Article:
Governing through cybersecurity: national policy strategies, globalized (in‑)security and sociotechnical visions of the digital society
In: Austrian Journal of Sociology (OZS), Vol. 44 (Supplement 1), 115-134. (peer-reviewed)
By exploring the political strategies that seek to advance and implement a “culture of cybersecurity” in Austria, we argue that the regimes of digital safety and security (DS&S) that are emerging worldwide should not be merely understood as a political reaction to the risks brought about by digitalization. Rather, cybersecurity further constitutes an active site where the incipient digital society is collectively (re-)imagined, negotiated, and created. As such, cybersecurity policies present sites of political articulation and intervention where the very contours of an emerging digital society and the socio-technical relationships of power and control deemed necessary to govern its emergence are (re-)assembled. Our research prompts a rethinking of the relationships between cybersecurity and the digital society to the extent that cybersecurity represents a new globalizing form and rationality of security that encodes and enables new forms of control and intervention, but also new responsibilities at the interface between the state, society, and individuals.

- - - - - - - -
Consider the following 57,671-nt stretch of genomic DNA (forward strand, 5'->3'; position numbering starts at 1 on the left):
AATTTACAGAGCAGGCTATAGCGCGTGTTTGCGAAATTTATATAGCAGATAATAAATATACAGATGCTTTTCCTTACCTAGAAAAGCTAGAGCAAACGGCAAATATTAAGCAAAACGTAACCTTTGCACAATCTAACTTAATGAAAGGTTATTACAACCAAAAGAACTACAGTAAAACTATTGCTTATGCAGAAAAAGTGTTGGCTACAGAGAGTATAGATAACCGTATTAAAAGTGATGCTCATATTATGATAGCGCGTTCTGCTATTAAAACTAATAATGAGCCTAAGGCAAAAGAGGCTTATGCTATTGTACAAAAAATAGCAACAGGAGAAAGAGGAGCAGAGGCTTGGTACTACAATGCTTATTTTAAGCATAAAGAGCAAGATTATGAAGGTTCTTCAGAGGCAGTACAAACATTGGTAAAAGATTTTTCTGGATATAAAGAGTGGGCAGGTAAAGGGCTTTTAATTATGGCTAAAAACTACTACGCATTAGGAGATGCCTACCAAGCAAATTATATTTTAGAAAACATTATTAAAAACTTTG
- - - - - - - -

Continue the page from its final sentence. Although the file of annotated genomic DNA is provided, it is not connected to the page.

Cybersecurity Digitalization Digital safety and security Global security Governmentality Sociotechnical visions Security policy